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Print Document && Wrapping

P: n/a
I have some text lines to print that are much longer than the width of
the paper, maybe as much as 6 times. For a given page, I'd like
everything that doesn't fit to print on a second page, and whatever
doesn't fit there to go on a third page, etc, so that I can piece
together the final output by laying the pages side by side.

Things that don't work well:

1) Breaking up the line into sections of a given # of characters.
Problem with variable pitch fonts.
2) Writing output string to internal bitmap and grabbing it piece by
piece of a given width. (Too slow.)

Seems like there must be an easier solution to this.

May 14 '07 #1
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6 Replies


P: n/a
"Greg Esres" <ge****@boundvortex.comwrote in message
news:11**********************@l77g2000hsb.googlegr oups.com...
>I have some text lines to print that are much longer than the width of
the paper, maybe as much as 6 times. For a given page, I'd like
everything that doesn't fit to print on a second page, and whatever
doesn't fit there to go on a third page, etc, so that I can piece
together the final output by laying the pages side by side.

Things that don't work well:

1) Breaking up the line into sections of a given # of characters.
Problem with variable pitch fonts.
2) Writing output string to internal bitmap and grabbing it piece by
piece of a given width. (Too slow.)

Seems like there must be an easier solution to this.
I assume you are using a PrintDocument and using DrawString to render the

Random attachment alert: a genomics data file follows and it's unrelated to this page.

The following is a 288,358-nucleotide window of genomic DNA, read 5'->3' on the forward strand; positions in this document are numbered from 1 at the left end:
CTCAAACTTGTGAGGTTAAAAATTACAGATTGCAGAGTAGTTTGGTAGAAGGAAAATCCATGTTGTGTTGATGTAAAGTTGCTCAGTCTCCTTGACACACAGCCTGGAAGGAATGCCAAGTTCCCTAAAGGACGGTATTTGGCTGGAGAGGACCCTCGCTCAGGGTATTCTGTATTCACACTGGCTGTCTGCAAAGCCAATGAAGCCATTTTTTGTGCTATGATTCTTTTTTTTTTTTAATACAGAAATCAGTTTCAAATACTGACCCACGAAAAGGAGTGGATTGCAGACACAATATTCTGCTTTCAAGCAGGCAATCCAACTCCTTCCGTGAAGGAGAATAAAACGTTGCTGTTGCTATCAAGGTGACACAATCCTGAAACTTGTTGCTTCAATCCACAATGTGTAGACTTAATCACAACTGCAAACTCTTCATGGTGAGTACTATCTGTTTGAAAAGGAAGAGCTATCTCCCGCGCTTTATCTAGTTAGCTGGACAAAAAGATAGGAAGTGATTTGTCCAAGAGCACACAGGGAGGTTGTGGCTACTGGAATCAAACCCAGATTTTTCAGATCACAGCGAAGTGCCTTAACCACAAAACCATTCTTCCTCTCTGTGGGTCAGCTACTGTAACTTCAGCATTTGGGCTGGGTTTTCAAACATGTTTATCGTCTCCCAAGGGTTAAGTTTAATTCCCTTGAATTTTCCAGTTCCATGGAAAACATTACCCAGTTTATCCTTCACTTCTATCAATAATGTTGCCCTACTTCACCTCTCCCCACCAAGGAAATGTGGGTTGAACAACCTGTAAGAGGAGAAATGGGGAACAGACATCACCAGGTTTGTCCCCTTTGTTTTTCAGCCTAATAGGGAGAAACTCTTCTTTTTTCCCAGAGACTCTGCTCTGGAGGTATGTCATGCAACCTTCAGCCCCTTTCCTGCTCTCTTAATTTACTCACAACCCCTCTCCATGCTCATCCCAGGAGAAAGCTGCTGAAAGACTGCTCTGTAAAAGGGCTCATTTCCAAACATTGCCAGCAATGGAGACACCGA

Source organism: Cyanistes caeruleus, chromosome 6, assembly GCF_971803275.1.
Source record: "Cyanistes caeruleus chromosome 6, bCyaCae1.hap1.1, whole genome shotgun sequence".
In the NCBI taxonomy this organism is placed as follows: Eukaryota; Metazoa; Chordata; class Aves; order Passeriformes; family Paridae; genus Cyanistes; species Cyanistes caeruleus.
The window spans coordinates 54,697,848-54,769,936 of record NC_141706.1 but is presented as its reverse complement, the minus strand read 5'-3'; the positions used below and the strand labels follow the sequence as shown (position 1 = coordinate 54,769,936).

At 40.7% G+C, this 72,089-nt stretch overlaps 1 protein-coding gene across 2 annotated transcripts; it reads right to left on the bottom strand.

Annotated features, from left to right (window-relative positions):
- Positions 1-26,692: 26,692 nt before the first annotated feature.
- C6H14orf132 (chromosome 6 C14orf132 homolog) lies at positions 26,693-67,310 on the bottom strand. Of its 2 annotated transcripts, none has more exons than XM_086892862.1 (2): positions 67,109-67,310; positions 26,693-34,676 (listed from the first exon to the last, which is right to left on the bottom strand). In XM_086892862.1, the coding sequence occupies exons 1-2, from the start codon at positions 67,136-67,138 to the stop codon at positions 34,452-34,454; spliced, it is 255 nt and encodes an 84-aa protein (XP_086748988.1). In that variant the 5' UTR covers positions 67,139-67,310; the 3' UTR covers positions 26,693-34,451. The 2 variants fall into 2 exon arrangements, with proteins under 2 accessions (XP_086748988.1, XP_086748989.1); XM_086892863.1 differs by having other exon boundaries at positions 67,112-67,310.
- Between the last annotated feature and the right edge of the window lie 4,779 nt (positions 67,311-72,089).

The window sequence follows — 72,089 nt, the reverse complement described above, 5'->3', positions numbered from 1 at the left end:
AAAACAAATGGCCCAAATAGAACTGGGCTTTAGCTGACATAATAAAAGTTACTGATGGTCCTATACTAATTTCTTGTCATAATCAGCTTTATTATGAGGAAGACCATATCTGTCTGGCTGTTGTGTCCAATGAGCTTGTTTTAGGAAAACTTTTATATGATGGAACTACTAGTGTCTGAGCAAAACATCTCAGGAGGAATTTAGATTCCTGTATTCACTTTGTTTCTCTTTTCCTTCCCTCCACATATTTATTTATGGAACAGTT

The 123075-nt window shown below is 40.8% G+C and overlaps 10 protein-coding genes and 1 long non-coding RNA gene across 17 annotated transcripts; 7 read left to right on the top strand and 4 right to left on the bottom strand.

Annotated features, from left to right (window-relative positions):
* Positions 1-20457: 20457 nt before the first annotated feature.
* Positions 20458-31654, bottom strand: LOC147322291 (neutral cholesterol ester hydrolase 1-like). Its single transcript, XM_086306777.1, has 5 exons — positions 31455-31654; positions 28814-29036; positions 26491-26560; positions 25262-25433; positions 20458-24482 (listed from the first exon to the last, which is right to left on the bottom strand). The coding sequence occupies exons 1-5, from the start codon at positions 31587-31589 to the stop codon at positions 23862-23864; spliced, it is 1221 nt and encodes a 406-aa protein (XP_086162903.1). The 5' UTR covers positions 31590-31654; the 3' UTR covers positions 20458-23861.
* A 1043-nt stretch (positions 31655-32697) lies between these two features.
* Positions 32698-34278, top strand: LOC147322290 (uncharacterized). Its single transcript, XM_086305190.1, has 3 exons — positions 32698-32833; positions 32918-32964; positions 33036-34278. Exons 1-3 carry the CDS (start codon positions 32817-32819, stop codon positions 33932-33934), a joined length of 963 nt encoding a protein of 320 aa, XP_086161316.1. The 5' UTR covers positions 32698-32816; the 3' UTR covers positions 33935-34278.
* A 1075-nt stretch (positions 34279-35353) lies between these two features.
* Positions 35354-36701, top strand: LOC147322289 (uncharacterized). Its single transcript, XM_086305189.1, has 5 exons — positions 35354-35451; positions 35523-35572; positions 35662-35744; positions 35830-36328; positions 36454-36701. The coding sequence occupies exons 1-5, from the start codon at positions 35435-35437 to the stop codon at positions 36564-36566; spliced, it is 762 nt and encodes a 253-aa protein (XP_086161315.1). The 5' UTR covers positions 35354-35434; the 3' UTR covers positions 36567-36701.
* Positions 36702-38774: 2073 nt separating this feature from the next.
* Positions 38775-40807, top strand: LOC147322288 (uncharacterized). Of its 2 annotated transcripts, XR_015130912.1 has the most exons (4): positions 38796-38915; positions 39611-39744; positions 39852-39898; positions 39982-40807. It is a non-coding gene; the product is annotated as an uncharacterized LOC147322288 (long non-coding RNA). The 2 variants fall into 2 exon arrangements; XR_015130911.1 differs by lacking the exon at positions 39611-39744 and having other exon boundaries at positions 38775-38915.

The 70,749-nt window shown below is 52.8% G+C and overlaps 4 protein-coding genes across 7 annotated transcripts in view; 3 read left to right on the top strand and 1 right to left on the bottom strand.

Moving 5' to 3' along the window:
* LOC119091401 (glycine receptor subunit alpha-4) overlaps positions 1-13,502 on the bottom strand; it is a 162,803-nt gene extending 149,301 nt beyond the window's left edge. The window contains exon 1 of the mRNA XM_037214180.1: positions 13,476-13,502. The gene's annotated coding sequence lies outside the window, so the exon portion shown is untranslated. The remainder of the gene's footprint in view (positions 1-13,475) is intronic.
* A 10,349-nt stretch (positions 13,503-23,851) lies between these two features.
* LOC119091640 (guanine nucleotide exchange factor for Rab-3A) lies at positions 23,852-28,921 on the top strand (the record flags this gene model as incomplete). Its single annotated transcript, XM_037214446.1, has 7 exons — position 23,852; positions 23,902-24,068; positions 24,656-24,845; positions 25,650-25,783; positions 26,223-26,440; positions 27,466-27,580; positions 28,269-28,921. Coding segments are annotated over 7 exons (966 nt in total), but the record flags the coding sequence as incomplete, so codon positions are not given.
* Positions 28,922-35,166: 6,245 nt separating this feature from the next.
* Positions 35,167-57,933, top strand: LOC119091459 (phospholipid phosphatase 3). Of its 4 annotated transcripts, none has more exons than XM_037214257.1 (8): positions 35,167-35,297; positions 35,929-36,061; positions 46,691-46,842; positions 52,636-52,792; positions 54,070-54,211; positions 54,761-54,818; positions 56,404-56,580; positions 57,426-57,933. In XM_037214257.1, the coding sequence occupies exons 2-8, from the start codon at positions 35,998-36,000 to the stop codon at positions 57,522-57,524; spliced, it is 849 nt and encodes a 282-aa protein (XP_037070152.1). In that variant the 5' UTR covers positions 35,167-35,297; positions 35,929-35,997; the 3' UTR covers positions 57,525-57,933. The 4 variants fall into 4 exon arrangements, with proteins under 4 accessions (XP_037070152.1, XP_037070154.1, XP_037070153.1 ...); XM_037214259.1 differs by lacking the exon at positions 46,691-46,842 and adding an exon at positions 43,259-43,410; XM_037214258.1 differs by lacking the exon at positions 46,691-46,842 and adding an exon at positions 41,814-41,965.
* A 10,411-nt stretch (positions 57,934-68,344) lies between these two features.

strings you want to print. In that case, you can use MeasureString to find
out how wide your string is going to be when printed in a specified font. If
the length exceeds the page width, you remove a character from the string
and execute MeasureString again to find out how long the string is with one
character less. Loop until it fits in the page. I've done this and it is
quite fast (when compared with the speed of the printer) but if you find it
to be inefficient, you can do a dicothomic search instead of removing
characters one by one to find out the optimal length.
May 14 '07 #2

P: n/a
Hi,
"Greg Esres" <ge****@boundvortex.comwrote in message
news:11**********************@l77g2000hsb.googlegr oups.com...
>I have some text lines to print that are much longer than the width of
the paper, maybe as much as 6 times. For a given page, I'd like
everything that doesn't fit to print on a second page, and whatever
doesn't fit there to go on a third page, etc, so that I can piece
together the final output by laying the pages side by side.
You have two options:
1- Print it yourself using PrintDocument (if so see my remarks to your
problems below)
2- Create a report using CR and let him handle those perky details :) , you
can simply pass the strings as parameters.
Things that don't work well:

1) Breaking up the line into sections of a given # of characters.
Problem with variable pitch fonts.
Nop, problem with your code, you have to use MeasureString to know how big
the string will be, and split it accordingly.
2) Writing output string to internal bitmap and grabbing it piece by
piece of a given width. (Too slow.)
I have never tried this before.

Printing using PRintDocument can be a pain in the back, at least at the
beginning, also be ready to spend a lot of papers doing test :)
May 14 '07 #3

P: n/a
On Mon, 14 May 2007 08:25:30 -0700, Greg Esres <ge****@boundvortex.com>
wrote:
I have some text lines to print that are much longer than the width of
the paper, maybe as much as 6 times. For a given page, I'd like
everything that doesn't fit to print on a second page, and whatever
doesn't fit there to go on a third page, etc, so that I can piece
together the final output by laying the pages side by side.

Things that don't work well: